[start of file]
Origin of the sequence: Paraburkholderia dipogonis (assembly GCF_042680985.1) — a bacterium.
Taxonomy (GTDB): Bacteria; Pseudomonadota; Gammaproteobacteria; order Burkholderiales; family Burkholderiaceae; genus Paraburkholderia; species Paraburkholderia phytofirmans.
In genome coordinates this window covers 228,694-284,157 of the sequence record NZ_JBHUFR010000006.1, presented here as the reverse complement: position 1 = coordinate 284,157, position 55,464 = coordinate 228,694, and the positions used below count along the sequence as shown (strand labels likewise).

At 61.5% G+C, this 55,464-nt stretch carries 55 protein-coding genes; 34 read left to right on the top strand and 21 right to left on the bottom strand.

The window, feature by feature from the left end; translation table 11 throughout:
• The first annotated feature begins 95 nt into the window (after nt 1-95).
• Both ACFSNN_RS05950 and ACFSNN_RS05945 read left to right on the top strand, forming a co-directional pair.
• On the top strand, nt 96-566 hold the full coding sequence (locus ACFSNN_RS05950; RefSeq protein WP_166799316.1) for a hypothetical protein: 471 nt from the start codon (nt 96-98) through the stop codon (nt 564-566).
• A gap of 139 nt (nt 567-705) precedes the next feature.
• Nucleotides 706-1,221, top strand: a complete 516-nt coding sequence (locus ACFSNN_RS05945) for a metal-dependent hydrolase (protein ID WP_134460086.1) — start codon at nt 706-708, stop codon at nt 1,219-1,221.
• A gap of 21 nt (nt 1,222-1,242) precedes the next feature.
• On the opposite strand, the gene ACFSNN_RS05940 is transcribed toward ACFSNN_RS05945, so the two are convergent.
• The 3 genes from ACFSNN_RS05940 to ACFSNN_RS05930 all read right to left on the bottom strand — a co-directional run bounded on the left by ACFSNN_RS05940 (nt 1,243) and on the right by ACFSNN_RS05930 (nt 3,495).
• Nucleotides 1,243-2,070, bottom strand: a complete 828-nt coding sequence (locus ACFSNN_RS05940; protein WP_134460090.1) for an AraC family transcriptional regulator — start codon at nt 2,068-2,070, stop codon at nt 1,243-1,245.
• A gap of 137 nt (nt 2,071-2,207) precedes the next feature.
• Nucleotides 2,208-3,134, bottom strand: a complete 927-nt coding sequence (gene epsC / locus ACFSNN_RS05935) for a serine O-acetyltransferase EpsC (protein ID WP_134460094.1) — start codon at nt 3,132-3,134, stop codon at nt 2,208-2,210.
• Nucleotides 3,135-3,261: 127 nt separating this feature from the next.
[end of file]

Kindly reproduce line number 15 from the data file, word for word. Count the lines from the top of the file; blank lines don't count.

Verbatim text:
• A gap of 137 nt (nt 2,071-2,207) precedes the next feature.